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Dock workers strike over cargo change plans


Dock workers strike over cargo change plans


There has been a wave of dock strikes in protest at plans to liberalise cargo handling at European ports.

In Germany, over one thousand dockers at Hamburg’s container terminals stopped work.

The EU bill would allow shipping firms to appoint independent contractors to load and unload their cargoes, rather than the terminal companies which currently have a monopoly.

A union representative at Hamburg, Armin Blechschmidt, said: “Under the new guidelines, this port would have to be opened up to competition within the next three years. That would mean any terminal operator could apply to do this work and a big company, like Hutchinson Whampoa, could buy these port terminals here and all the workers at the terminals would lost their jobs.”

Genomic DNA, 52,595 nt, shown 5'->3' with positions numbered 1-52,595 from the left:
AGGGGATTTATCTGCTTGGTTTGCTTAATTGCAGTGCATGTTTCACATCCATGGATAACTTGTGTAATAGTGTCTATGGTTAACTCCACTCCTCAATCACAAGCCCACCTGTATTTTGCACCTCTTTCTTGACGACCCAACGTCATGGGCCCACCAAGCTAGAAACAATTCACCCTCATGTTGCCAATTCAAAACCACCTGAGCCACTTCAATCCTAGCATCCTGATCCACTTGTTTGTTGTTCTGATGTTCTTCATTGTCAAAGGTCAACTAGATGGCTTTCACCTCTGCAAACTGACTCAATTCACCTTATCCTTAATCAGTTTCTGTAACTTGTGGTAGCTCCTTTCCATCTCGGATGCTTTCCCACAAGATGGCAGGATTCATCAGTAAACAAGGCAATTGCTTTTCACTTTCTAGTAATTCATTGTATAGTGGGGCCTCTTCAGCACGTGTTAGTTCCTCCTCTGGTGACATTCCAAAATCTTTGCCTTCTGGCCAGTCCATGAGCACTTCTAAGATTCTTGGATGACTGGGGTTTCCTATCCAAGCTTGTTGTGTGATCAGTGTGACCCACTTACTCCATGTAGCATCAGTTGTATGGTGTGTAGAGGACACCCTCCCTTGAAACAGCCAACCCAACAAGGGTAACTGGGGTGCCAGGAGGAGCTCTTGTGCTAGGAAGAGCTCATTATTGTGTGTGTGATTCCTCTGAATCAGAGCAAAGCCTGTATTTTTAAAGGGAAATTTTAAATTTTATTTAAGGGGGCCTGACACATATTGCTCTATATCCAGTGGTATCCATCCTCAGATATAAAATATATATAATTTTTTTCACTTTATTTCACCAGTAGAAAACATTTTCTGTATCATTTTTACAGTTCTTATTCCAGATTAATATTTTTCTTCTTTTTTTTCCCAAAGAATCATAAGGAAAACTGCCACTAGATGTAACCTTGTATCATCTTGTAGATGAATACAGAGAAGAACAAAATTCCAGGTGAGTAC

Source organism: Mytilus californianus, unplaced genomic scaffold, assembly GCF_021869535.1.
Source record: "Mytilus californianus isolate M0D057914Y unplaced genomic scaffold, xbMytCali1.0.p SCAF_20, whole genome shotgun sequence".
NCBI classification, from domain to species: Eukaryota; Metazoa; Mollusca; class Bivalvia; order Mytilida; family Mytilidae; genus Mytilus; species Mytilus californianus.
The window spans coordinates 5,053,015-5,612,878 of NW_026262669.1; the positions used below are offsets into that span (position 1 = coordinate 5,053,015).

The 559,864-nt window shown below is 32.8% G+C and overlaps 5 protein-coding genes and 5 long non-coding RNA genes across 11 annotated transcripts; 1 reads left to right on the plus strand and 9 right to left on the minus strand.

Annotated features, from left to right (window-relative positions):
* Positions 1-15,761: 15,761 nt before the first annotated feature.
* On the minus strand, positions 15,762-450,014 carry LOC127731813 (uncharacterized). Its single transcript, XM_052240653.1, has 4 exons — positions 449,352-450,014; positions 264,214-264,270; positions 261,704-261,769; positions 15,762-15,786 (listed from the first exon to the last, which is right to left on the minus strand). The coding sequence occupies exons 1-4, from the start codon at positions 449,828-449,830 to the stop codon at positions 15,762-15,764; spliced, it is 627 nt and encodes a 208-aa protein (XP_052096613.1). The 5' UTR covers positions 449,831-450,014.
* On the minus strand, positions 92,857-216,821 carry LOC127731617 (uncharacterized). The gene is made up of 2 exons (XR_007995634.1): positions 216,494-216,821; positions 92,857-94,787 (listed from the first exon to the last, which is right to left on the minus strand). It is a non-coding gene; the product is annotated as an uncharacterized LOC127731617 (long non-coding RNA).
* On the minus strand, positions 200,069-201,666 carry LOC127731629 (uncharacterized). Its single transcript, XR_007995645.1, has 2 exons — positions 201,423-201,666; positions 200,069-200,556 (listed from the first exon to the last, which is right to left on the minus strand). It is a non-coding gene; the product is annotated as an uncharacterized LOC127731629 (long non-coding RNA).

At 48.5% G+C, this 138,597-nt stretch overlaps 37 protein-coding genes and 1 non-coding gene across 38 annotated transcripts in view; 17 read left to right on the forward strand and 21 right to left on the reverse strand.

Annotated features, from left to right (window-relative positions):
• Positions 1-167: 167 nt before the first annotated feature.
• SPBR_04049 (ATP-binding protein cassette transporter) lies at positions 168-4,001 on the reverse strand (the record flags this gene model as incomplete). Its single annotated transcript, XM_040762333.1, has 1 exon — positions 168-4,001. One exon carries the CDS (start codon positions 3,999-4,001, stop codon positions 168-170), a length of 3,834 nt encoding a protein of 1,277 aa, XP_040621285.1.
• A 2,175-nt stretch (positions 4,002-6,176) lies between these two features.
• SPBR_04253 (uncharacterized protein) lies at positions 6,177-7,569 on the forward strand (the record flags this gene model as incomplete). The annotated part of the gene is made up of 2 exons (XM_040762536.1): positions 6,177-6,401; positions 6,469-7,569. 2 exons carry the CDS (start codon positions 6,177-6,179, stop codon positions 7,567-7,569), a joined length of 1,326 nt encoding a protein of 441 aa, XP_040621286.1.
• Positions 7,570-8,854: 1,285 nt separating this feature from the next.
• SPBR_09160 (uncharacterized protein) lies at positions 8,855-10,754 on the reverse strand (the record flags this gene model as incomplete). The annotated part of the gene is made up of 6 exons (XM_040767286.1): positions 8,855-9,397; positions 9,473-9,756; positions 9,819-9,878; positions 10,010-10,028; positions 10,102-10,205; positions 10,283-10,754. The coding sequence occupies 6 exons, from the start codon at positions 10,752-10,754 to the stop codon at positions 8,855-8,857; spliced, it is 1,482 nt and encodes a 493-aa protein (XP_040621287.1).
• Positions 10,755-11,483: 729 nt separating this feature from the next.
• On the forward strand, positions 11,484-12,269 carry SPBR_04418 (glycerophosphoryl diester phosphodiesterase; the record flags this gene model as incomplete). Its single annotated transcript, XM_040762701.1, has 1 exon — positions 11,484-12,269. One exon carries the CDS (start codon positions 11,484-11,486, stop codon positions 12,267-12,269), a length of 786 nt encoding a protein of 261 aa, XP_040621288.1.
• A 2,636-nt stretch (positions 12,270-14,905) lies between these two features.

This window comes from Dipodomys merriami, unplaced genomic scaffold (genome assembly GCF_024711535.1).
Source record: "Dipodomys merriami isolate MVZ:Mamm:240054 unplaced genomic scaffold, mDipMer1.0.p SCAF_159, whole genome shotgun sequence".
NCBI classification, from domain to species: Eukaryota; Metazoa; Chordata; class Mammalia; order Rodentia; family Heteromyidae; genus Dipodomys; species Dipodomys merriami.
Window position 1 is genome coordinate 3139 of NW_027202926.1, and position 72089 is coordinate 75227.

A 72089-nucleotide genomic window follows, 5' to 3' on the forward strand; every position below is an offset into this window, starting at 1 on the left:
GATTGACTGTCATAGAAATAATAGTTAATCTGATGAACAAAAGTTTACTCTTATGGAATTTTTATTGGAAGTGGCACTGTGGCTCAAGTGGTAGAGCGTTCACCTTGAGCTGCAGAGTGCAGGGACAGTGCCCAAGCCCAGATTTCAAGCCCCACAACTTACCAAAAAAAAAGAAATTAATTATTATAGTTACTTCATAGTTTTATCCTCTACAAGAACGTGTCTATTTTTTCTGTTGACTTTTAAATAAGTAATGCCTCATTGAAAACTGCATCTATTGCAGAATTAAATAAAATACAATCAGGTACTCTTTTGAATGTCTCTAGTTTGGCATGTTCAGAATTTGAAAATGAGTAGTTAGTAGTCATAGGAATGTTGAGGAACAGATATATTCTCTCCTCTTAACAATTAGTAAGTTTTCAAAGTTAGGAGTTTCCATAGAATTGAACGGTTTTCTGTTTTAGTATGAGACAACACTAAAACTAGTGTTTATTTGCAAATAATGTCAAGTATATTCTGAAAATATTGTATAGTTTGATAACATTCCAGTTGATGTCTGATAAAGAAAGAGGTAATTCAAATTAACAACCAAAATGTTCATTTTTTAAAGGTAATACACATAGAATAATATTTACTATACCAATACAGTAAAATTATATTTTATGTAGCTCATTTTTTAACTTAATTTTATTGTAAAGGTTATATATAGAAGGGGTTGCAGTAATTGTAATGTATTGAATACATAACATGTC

There was also a short strike at Rotterdam in the Netherlands, as well as at Antwerp and other Belgium ports and in Finland.

The unions want the dockers to continue carrying out the work. They argue the job is too specialised to leave to personnel on board the docking ships.

Germany’s transport minister has also criticised the proposals. He said they will not improve competition, but could lead to extensive job losses.

Twenty four hour strikes are planned around Europe, including in Belgium, Spain and Denmark, next Monday when the European Parliament is due to debate the measures.

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